• Find the best surgeon you can. You are paying the hospital and your surgeon to provide a service, and it’s a very important service to you. So find the best and most experienced surgeon that you can and one that you feel good about and get along with well.
  • Be in control. Being your own health advocate and being informed are crucial to success with surgery (or any other health challenge). Find out all the details about the procedure and the risks and ask lots of questions. Keep an eye out for medical mistakes, errors and lapses in hygiene. The more you know about what’s happening to you, the better you can plan ahead, reduce the risks and improve the outcome.
  • Prepare your immune system. Surgery is rough on the body and on your immune system. It takes a lot of energy for your body to recover and rebuild from invasive procedure. So well before you enter the hospital and well after you leave, be sure to take steps to strengthen and support your body’s defenses.
  • Prepare your skin. Daily use of natural products that support tissue regeneration and attack infectious bacteria is a good idea. Medicinal quality lavender and tea tree essential oils are good choices. This helps prepare the skin for incision and infection control.
  • Insist on good hygiene. While at the hospital, keep close tabs on nurses, doctors and visitors and politely request that they wash their hands or change gloves before coming into your room. This is especially crucial if you have a compromised immune system, or if you have a history or infections. Follow other steps to minimize the risk of infection in your hospital room.
  • Antibiotics. Antibiotics put a strain on your natural defenses and can cause secondary infections like C. difficile in your intestines. If taking an antibiotic, make sure it’s the right one. Was the drug selected based on a bacterial sensitivity test? If not, and you have a history of MRSA, then taking the wrong drug could make your condition worse.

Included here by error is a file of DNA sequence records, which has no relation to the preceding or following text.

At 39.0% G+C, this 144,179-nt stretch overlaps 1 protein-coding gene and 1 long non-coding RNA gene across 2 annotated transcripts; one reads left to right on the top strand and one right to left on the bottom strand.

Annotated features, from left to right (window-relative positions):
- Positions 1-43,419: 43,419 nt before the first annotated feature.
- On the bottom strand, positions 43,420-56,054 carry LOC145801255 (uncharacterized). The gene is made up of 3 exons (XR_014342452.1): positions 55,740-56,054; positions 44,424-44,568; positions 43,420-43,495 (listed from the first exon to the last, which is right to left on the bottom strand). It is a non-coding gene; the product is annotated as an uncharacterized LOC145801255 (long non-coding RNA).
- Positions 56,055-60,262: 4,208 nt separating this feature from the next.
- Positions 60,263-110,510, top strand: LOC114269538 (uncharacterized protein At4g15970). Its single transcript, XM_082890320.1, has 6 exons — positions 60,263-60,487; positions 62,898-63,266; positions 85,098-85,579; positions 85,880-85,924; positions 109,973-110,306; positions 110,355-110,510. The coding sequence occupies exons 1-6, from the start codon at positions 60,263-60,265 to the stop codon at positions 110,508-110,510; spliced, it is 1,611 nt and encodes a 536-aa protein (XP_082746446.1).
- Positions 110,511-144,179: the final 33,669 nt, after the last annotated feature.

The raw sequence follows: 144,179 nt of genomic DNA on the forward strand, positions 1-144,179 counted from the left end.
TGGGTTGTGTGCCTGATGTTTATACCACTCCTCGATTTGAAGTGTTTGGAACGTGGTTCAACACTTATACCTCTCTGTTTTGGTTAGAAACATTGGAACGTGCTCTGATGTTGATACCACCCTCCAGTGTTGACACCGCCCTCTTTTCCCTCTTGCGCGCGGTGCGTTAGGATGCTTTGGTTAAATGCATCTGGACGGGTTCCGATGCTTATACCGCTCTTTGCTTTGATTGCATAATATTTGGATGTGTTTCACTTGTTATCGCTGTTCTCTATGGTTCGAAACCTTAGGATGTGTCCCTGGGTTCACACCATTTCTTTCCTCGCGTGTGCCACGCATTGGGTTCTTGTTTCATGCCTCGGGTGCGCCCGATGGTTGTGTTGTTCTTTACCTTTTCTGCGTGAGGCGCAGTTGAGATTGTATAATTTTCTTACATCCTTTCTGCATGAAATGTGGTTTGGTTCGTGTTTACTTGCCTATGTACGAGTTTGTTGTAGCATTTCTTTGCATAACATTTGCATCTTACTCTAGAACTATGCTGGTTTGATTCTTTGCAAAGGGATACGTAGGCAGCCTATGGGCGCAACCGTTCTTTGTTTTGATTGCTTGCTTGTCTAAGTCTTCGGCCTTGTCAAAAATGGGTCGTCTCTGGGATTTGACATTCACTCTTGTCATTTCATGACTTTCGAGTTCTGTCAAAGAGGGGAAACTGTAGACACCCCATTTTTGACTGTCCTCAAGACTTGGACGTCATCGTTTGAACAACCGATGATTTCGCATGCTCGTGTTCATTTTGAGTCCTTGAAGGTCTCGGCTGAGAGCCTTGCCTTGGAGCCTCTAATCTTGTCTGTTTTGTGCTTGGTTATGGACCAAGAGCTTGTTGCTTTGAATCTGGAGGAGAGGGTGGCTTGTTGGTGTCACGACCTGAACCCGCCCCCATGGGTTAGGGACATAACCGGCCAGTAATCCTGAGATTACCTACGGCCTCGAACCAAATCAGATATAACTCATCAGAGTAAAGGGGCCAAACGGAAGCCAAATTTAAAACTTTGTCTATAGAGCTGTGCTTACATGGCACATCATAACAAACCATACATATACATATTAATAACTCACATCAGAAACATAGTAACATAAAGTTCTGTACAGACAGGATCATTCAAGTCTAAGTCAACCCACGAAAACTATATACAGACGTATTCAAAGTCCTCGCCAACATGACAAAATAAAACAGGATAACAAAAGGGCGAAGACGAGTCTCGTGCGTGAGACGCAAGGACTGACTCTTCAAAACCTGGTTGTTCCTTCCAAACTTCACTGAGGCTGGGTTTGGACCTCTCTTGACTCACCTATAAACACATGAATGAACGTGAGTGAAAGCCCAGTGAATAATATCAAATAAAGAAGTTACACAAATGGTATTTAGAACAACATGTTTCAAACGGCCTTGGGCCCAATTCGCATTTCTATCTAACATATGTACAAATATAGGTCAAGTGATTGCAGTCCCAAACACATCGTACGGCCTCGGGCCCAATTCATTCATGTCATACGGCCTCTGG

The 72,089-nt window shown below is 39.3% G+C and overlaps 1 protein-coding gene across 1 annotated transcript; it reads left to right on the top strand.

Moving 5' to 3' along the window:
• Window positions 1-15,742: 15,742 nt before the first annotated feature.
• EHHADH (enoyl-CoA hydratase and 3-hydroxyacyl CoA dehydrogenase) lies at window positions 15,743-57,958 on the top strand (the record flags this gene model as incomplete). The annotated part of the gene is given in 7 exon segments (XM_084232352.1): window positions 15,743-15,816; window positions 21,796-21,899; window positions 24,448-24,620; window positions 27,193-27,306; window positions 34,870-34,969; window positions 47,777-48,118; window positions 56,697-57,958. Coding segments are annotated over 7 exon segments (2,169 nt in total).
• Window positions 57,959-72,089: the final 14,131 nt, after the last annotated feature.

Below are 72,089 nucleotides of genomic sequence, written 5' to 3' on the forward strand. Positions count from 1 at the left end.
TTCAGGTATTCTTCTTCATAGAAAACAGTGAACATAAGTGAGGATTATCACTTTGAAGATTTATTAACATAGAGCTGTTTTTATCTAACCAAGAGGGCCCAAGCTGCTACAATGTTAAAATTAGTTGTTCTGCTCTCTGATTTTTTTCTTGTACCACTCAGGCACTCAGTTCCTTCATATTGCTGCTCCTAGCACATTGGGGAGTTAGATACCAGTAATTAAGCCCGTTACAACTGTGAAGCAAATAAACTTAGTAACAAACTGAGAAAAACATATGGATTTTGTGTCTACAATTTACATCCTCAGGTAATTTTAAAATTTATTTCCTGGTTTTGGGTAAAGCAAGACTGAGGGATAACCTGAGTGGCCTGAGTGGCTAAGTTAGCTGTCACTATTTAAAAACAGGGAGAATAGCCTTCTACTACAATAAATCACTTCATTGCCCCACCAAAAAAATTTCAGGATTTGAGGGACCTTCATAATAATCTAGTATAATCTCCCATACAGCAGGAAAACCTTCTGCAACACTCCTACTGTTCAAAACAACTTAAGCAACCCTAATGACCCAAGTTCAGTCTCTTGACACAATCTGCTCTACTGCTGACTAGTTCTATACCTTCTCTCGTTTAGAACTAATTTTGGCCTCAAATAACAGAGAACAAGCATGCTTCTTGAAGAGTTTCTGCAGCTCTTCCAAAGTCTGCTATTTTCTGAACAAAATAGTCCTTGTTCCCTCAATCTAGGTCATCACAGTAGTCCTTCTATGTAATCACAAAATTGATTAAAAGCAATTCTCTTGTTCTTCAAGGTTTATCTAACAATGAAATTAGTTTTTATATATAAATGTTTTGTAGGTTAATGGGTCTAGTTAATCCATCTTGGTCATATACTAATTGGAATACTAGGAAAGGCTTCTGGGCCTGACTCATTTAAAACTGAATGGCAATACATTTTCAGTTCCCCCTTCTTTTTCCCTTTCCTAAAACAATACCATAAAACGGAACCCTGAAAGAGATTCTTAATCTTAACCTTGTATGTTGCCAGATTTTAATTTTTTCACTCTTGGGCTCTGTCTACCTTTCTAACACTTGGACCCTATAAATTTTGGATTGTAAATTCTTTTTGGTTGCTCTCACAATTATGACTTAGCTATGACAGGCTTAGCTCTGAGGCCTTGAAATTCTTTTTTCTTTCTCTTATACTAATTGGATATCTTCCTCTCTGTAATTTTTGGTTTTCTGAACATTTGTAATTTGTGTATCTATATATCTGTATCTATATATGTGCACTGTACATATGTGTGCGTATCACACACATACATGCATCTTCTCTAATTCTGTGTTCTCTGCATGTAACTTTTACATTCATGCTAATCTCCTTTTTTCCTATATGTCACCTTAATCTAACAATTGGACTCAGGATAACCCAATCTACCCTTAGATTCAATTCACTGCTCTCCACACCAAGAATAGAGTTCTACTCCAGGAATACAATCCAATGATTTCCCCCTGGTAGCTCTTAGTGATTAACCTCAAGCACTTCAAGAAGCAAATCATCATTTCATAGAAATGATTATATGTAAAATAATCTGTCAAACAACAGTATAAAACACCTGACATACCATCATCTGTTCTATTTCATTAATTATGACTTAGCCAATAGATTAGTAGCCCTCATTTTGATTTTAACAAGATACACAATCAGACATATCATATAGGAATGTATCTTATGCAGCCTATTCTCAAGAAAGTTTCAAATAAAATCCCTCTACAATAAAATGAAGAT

After the operation

Make every effort to leave the hospital as quickly as possible. Statistics show that the longer you are in a hospital, the greater the chance of infection. And once at home, you can take added steps to support your recovery that can be more challenging in a hospital.

After you come home, you want to support your body in recuperating from the surgery. First and foremost, keep maintaining your immune system with good diet, probiotics (especially if you’ve taken antibiotics) and proper supplementation, especially vitamin D and C. Also watch for any signs of infection at the site of the operation and take immediate steps if you suspect an infection. And keep up with infection preventatives such as medicinal essential oils and herbs or other remedies for infection.

Keep in mind that operations are a big stress on your body as well as your mind. Recovery can take a while, so be patient. Committing yourself to healing process by keeping a schedule for rehab, supplements and other recovery steps will be a big help. Also hold in your mind what life will be like once you’re fully recovered, and use that for energy to get you through the recovery process.

To your best health,

Photo credit: ©iStockPhoto/Platinus



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Medical Disclaimer: Michelle Moore is not a doctor or healthcare practitioner, but she is someone who overcame many health obstacles that traditional medicine could not solve. This information is based upon Michelle Moore’s scientific research, education and personal experience and it is for educational purposes only. Information in this web site has not been evaluated by the US Food and Drug Administration (FDA).

This information is not intended as medical advice, diagnosis or treatment. Always seek the advice of your physician with any questions you may have regarding any medical condition. When choosing a healthcare provider do your own research to ensure they are right for you.